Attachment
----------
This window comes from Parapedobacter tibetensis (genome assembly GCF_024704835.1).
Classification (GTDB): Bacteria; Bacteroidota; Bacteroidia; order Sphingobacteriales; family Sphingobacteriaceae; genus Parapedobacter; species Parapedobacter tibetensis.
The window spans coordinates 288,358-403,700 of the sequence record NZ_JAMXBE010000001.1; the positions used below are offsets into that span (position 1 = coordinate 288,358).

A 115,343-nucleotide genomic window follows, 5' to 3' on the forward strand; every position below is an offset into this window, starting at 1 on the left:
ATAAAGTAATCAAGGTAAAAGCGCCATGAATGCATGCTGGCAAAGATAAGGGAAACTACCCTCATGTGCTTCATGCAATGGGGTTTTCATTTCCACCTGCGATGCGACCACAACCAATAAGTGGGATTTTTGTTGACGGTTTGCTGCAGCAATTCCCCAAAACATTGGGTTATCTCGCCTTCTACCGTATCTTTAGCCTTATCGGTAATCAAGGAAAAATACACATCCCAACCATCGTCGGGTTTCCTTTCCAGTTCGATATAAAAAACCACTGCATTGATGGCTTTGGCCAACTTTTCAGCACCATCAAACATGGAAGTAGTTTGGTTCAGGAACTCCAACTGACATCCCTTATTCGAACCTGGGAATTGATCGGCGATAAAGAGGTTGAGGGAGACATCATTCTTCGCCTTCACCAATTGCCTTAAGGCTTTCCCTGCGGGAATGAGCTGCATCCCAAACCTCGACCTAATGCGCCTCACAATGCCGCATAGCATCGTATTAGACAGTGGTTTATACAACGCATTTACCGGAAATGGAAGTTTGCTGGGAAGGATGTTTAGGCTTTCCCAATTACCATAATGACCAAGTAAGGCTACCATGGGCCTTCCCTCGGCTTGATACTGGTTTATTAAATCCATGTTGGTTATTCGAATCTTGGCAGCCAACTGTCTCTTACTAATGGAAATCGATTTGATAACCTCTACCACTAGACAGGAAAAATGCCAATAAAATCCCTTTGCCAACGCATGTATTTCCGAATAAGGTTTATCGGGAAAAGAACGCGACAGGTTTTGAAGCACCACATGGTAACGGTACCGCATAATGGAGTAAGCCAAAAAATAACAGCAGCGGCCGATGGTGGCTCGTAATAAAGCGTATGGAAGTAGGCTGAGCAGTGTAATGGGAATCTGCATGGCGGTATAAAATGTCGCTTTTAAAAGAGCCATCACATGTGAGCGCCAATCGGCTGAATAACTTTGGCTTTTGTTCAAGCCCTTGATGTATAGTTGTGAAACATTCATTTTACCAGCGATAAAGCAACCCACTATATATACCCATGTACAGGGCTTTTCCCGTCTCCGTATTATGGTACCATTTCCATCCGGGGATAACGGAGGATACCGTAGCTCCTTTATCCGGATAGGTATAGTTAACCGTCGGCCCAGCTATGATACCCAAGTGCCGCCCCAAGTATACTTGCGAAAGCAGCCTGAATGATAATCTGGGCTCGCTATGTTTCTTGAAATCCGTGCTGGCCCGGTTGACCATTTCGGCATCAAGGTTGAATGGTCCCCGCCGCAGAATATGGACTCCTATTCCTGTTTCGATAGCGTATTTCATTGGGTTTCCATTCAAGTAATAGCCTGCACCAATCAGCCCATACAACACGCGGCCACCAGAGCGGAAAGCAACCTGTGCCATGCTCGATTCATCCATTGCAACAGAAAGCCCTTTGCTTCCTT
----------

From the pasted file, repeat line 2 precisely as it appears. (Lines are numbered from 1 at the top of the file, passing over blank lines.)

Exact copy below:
Classification (GTDB): Bacteria; Bacteroidota; Bacteroidia; order Sphingobacteriales; family Sphingobacteriaceae; genus Parapedobacter; species Parapedobacter tibetensis.